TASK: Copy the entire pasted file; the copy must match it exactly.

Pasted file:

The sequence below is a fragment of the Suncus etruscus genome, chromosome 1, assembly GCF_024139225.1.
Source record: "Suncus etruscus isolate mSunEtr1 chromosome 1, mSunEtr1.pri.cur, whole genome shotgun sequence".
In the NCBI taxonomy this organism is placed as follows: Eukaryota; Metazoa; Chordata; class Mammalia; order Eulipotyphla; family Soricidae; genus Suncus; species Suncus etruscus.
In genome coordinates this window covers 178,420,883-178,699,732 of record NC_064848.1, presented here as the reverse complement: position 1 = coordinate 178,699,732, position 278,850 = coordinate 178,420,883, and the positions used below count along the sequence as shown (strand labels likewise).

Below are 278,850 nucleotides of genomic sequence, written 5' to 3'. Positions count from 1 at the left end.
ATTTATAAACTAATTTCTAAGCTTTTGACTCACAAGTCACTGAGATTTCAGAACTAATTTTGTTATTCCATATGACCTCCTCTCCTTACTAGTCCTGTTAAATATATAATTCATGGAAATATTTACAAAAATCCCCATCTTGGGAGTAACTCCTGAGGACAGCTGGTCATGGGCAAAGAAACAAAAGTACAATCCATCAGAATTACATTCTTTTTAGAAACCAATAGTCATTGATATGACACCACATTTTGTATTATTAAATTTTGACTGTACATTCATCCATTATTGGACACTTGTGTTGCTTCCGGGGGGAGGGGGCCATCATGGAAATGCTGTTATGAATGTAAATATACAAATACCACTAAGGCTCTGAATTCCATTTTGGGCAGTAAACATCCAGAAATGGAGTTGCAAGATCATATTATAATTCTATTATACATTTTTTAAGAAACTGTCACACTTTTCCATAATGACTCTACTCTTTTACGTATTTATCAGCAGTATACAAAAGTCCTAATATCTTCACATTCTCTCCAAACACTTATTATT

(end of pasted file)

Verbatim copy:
The sequence below is a fragment of the Suncus etruscus genome, chromosome 1, assembly GCF_024139225.1.
Source record: "Suncus etruscus isolate mSunEtr1 chromosome 1, mSunEtr1.pri.cur, whole genome shotgun sequence".
In the NCBI taxonomy this organism is placed as follows: Eukaryota; Metazoa; Chordata; class Mammalia; order Eulipotyphla; family Soricidae; genus Suncus; species Suncus etruscus.
In genome coordinates this window covers 178,420,883-178,699,732 of record NC_064848.1, presented here as the reverse complement: position 1 = coordinate 178,699,732, position 278,850 = coordinate 178,420,883, and the positions used below count along the sequence as shown (strand labels likewise).

Below are 278,850 nucleotides of genomic sequence, written 5' to 3'. Positions count from 1 at the left end.
ATTTATAAACTAATTTCTAAGCTTTTGACTCACAAGTCACTGAGATTTCAGAACTAATTTTGTTATTCCATATGACCTCCTCTCCTTACTAGTCCTGTTAAATATATAATTCATGGAAATATTTACAAAAATCCCCATCTTGGGAGTAACTCCTGAGGACAGCTGGTCATGGGCAAAGAAACAAAAGTACAATCCATCAGAATTACATTCTTTTTAGAAACCAATAGTCATTGATATGACACCACATTTTGTATTATTAAATTTTGACTGTACATTCATCCATTATTGGACACTTGTGTTGCTTCCGGGGGGAGGGGGCCATCATGGAAATGCTGTTATGAATGTAAATATACAAATACCACTAAGGCTCTGAATTCCATTTTGGGCAGTAAACATCCAGAAATGGAGTTGCAAGATCATATTATAATTCTATTATACATTTTTTAAGAAACTGTCACACTTTTCCATAATGACTCTACTCTTTTACGTATTTATCAGCAGTATACAAAAGTCCTAATATCTTCACATTCTCTCCAAACACTTATTATT